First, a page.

After the launching of a new cholesterol treatment, CVS insists on new heart treatment guidelines being drafted in the US. CVS Health Care is the US’s second biggest drug benefit manager which that arranges plans for insurers and employers.
The company decided to act after the launch of the newest cholesterol treatment drug called Praulent. This action is being taken in light of the complex and unfriendly drug distribution system present in the US, which oftentimes ends up being a burden on the people who actually need the medication.
It’s no secret that insurance companies wanting to make bigger profits are strictly regulating the access to certain drugs, giving them to some patients while withholding them from others. This is part of a larger tactic in light of which they are requesting discounts from drug makers.
This newest drug is expensive, the treatment for one month going in at about $15,000 per year. Compare this to easier cholesterol leveling drugs such as statins, and you have a wild price fluctuation. Statins cost about $50 per month of treatment, which means about $600 per year, 4 percent of the price of Praulent treatment.
Perulent, made in collaboration by Sanofi SA and Regeneron Pharmaceutics Inc., blocks PCSK9, a protein found in the organism which is responsible for allowing LDL cholesterol, or bad cholesterol, to remain in the bloodstream. The FDA just approved this drug for treatment and is expect to approve another PCSK9 protein inhibitor, called Repatha, later this month.
In a letter that was published in the Journal of American Medical Association’s latest issue, CVS warns that current US guidelines to heart disease do not clearly specify the level of bad LDL cholesterol that a person should have in order to receive this far more potent treatment.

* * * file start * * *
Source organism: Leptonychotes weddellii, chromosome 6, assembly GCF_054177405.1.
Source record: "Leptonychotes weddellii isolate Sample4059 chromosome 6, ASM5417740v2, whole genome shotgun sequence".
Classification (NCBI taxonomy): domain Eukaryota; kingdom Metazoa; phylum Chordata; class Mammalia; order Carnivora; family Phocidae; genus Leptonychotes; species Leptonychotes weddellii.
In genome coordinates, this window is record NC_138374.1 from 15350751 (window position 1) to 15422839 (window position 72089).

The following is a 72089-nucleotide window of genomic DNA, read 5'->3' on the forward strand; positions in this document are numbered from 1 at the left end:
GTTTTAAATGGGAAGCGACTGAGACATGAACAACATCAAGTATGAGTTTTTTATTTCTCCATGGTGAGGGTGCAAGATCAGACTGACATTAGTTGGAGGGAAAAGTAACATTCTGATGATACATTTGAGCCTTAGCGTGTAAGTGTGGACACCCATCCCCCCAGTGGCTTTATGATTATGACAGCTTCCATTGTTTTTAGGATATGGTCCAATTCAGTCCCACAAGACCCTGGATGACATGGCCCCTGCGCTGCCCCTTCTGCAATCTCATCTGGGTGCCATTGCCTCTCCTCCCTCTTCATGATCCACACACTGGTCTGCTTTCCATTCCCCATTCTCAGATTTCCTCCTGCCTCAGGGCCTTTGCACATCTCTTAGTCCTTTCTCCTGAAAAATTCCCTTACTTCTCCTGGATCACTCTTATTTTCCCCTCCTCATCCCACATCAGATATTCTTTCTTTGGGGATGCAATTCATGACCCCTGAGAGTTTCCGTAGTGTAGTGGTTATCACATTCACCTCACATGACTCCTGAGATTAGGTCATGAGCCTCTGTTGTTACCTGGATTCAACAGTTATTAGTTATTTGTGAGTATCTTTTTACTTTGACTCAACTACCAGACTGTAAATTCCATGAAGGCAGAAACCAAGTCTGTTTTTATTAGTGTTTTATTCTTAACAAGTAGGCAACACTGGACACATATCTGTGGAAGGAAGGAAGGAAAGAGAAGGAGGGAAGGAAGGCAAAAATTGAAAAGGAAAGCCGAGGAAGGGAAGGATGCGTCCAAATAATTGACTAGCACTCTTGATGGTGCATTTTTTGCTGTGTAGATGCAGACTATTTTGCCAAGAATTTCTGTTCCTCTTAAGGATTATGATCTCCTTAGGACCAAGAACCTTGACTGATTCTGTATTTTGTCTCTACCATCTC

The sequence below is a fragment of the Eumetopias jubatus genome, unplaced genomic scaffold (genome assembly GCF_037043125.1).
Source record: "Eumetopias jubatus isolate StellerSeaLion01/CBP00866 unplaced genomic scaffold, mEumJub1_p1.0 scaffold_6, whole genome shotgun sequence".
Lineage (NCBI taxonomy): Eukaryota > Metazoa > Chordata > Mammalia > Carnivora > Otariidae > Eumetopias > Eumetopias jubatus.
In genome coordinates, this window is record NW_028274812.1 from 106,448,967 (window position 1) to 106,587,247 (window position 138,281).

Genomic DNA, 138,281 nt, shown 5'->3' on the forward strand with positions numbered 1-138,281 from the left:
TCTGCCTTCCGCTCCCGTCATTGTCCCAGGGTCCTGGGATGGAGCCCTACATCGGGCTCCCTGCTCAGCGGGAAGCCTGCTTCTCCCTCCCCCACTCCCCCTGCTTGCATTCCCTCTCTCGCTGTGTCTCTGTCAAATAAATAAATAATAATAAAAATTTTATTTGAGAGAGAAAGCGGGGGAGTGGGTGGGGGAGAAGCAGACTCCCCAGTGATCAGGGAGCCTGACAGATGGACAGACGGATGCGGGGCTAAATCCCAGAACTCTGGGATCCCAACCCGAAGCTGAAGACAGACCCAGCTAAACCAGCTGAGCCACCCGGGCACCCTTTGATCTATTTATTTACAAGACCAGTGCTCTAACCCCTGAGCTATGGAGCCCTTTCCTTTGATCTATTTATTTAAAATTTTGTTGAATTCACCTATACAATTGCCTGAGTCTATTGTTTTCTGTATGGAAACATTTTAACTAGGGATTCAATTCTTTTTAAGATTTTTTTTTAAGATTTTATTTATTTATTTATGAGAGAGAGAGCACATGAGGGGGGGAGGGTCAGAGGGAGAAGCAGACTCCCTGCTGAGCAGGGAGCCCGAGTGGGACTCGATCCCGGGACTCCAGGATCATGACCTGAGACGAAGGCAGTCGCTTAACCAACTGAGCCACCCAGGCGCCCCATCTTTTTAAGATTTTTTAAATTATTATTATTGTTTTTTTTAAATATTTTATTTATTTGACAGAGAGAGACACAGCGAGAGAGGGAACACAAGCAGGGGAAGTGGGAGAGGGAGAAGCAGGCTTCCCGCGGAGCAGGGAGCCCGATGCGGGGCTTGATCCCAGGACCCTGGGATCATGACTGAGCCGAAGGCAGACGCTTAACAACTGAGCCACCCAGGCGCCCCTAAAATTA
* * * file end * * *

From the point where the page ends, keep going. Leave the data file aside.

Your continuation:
Dr. William Shrank, who works with CVS as a chief scientific officer, has said that under current guidelines, doctors could easily prescribe unnecessary Perulent, or later Repatha, to patients who are at very low risk of heart disease, and just need to keep diet and exercise. This is not only unnecessary and potentially damaging to the patients’ health, but also damaging to their pockets. Insurers may be the ones who are profiting from this current situation, not the doctors, not the healthcare system, and especially not the patients.
Although CVS warns about the abusive prescription of PCSK0 inhibitors, it does acknowledge that a combination of the three treatments soon available, Perulent, Repatha, as well as statins, could lower cholesterol levels in patients in critical situations by as much as 60%.
Image source: turner.com